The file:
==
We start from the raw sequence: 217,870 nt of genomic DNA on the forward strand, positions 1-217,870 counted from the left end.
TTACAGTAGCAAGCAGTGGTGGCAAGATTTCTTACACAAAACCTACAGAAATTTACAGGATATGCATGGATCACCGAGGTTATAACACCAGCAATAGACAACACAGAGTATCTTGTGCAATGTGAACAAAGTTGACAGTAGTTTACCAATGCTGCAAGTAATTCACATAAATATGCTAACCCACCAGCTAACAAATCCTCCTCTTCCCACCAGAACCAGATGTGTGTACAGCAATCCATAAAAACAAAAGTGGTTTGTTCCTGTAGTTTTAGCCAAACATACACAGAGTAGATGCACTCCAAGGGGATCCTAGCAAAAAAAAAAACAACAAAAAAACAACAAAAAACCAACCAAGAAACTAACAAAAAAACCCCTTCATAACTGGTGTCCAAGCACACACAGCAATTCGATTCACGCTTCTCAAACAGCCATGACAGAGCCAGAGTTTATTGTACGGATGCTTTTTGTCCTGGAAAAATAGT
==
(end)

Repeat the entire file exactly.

We start from the raw sequence: 217,870 nt of genomic DNA on the forward strand, positions 1-217,870 counted from the left end.
TTACAGTAGCAAGCAGTGGTGGCAAGATTTCTTACACAAAACCTACAGAAATTTACAGGATATGCATGGATCACCGAGGTTATAACACCAGCAATAGACAACACAGAGTATCTTGTGCAATGTGAACAAAGTTGACAGTAGTTTACCAATGCTGCAAGTAATTCACATAAATATGCTAACCCACCAGCTAACAAATCCTCCTCTTCCCACCAGAACCAGATGTGTGTACAGCAATCCATAAAAACAAAAGTGGTTTGTTCCTGTAGTTTTAGCCAAACATACACAGAGTAGATGCACTCCAAGGGGATCCTAGCAAAAAAAAAAACAACAAAAAAACAACAAAAAACCAACCAAGAAACTAACAAAAAAACCCCTTCATAACTGGTGTCCAAGCACACACAGCAATTCGATTCACGCTTCTCAAACAGCCATGACAGAGCCAGAGTTTATTGTACGGATGCTTTTTGTCCTGGAAAAATAGT